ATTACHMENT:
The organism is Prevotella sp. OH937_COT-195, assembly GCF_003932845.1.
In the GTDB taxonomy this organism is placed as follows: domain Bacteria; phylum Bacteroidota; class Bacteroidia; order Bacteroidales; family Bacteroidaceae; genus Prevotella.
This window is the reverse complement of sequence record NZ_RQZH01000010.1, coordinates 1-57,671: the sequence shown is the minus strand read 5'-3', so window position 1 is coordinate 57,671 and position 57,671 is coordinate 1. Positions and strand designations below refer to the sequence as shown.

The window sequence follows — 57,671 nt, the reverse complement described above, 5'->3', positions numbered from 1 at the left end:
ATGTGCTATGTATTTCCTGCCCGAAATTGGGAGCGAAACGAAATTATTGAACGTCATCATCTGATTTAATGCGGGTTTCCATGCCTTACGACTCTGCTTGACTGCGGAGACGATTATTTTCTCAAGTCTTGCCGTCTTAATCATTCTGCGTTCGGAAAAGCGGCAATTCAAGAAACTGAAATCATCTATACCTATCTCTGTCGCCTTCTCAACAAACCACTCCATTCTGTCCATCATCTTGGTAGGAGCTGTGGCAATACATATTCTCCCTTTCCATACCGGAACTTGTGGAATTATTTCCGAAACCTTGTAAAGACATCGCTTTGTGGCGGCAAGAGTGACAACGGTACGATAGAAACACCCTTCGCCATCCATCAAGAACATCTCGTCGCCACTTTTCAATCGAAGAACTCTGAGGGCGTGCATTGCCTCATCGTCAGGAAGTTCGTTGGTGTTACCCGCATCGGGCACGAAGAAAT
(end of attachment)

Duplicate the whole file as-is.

The organism is Prevotella sp. OH937_COT-195, assembly GCF_003932845.1.
In the GTDB taxonomy this organism is placed as follows: domain Bacteria; phylum Bacteroidota; class Bacteroidia; order Bacteroidales; family Bacteroidaceae; genus Prevotella.
This window is the reverse complement of sequence record NZ_RQZH01000010.1, coordinates 1-57,671: the sequence shown is the minus strand read 5'-3', so window position 1 is coordinate 57,671 and position 57,671 is coordinate 1. Positions and strand designations below refer to the sequence as shown.

The window sequence follows — 57,671 nt, the reverse complement described above, 5'->3', positions numbered from 1 at the left end:
ATGTGCTATGTATTTCCTGCCCGAAATTGGGAGCGAAACGAAATTATTGAACGTCATCATCTGATTTAATGCGGGTTTCCATGCCTTACGACTCTGCTTGACTGCGGAGACGATTATTTTCTCAAGTCTTGCCGTCTTAATCATTCTGCGTTCGGAAAAGCGGCAATTCAAGAAACTGAAATCATCTATACCTATCTCTGTCGCCTTCTCAACAAACCACTCCATTCTGTCCATCATCTTGGTAGGAGCTGTGGCAATACATATTCTCCCTTTCCATACCGGAACTTGTGGAATTATTTCCGAAACCTTGTAAAGACATCGCTTTGTGGCGGCAAGAGTGACAACGGTACGATAGAAACACCCTTCGCCATCCATCAAGAACATCTCGTCGCCACTTTTCAATCGAAGAACTCTGAGGGCGTGCATTGCCTCATCGTCAGGAAGTTCGTTGGTGTTACCCGCATCGGGCACGAAGAAAT